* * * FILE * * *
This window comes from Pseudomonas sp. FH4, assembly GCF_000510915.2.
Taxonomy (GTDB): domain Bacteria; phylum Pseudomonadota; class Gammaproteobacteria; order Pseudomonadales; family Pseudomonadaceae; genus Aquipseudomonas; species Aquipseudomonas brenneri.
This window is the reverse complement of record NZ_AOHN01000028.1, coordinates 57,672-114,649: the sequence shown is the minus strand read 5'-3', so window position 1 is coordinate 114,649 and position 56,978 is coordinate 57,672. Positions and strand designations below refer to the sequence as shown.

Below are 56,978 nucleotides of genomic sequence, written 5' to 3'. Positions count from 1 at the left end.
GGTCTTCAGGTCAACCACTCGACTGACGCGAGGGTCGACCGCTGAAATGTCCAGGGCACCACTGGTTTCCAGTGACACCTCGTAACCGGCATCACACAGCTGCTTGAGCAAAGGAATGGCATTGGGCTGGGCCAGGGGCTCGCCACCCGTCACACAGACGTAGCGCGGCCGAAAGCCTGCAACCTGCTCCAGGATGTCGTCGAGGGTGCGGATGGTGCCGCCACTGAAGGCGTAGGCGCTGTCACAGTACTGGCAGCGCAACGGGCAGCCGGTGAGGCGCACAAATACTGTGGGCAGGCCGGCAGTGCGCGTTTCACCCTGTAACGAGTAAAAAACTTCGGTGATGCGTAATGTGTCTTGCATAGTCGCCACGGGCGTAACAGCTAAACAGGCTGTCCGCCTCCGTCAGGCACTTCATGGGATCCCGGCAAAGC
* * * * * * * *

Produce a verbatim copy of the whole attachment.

This window comes from Pseudomonas sp. FH4, assembly GCF_000510915.2.
Taxonomy (GTDB): domain Bacteria; phylum Pseudomonadota; class Gammaproteobacteria; order Pseudomonadales; family Pseudomonadaceae; genus Aquipseudomonas; species Aquipseudomonas brenneri.
This window is the reverse complement of record NZ_AOHN01000028.1, coordinates 57,672-114,649: the sequence shown is the minus strand read 5'-3', so window position 1 is coordinate 114,649 and position 56,978 is coordinate 57,672. Positions and strand designations below refer to the sequence as shown.

Below are 56,978 nucleotides of genomic sequence, written 5' to 3'. Positions count from 1 at the left end.
GGTCTTCAGGTCAACCACTCGACTGACGCGAGGGTCGACCGCTGAAATGTCCAGGGCACCACTGGTTTCCAGTGACACCTCGTAACCGGCATCACACAGCTGCTTGAGCAAAGGAATGGCATTGGGCTGGGCCAGGGGCTCGCCACCCGTCACACAGACGTAGCGCGGCCGAAAGCCTGCAACCTGCTCCAGGATGTCGTCGAGGGTGCGGATGGTGCCGCCACTGAAGGCGTAGGCGCTGTCACAGTACTGGCAGCGCAACGGGCAGCCGGTGAGGCGCACAAATACTGTGGGCAGGCCGGCAGTGCGCGTTTCACCCTGTAACGAGTAAAAAACTTCGGTGATGCGTAATGTGTCTTGCATAGTCGCCACGGGCGTAACAGCTAAACAGGCTGTCCGCCTCCGTCAGGCACTTCATGGGATCCCGGCAAAGC